Blue sponge in the bottom tray, orange sponge in the thin top tray, same as oase suggested.
Instead of the white plastic media (K1?) I used eheim ehfisubstrat, purely because it was from a running tank. If I was setting it up from scratch I'd just use the k1 it came with.

However, It'll work as oase intended just fine. Plants themselves and the microenvironment will help with filtration. I never use carbon or purigen, but I only run low tech tanks.
 

Noob-dude-scaper

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Oase gave us one of the best and easiest pre-filters to service.
Running course foam in the PF then medium and fine foams in the cannister housing will only create more work for yourselves by having the break the cannister down to clean out the foams.

I run the 60ppi PF`s as mechanical filtration and fill my cannister up with as much bio media i can get away with,yes the pre-filter needs a rinse once a week,i do mine with the water change but the great thing is i only ever pull out the cannister every two months or so to rinse the bio media.

Ive never had to run filter floss as the 60ppi foams remove most particles.

Ive also tried enlarging the existing holes in the pre-filter tube but it didnt make that much,if any difference,i found adding more smaller holes all around gave me slightly more flow.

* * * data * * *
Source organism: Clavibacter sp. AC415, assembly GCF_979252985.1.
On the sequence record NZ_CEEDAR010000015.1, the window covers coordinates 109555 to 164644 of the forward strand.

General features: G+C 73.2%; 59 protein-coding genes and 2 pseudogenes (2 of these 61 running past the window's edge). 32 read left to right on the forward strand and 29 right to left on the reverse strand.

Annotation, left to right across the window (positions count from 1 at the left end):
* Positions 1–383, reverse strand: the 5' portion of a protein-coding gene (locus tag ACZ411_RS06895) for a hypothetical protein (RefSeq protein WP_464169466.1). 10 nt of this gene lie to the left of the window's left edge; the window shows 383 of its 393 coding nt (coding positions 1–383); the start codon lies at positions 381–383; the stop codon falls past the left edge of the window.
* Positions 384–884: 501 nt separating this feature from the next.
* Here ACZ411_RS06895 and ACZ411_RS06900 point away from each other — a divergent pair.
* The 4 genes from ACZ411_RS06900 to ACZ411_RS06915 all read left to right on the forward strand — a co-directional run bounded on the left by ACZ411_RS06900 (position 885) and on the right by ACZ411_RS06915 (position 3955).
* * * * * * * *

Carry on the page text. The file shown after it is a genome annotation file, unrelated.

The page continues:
rubadudbdub

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Running course foam in the PF then medium and fine foams in the cannister housing will only create more work for yourselves by having the break the cannister down to clean out the foams.

I agree. Having previously used a coarse prefilter to get more flow, I've gone back to the fine ones originally supplied. The bottleneck became the fine orange foam in the top level of the cannister necessitating cleaning. Flow isnt (subjectively) noticeably different.
 

mourip

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As I am laboring over how to set up the chambers on my 250 I thought that I would add this piece of information.

Most here already know the Oase prefilter sponges are color coded.

Black 60ppi
Blue 45ppi
Orange 30ppi

The above is correct for the pre-filter sponges.

...but Oase lists the Blue tray pad as 20ppi

So much for color coding! A bit confusing for those of us trying to dial it in...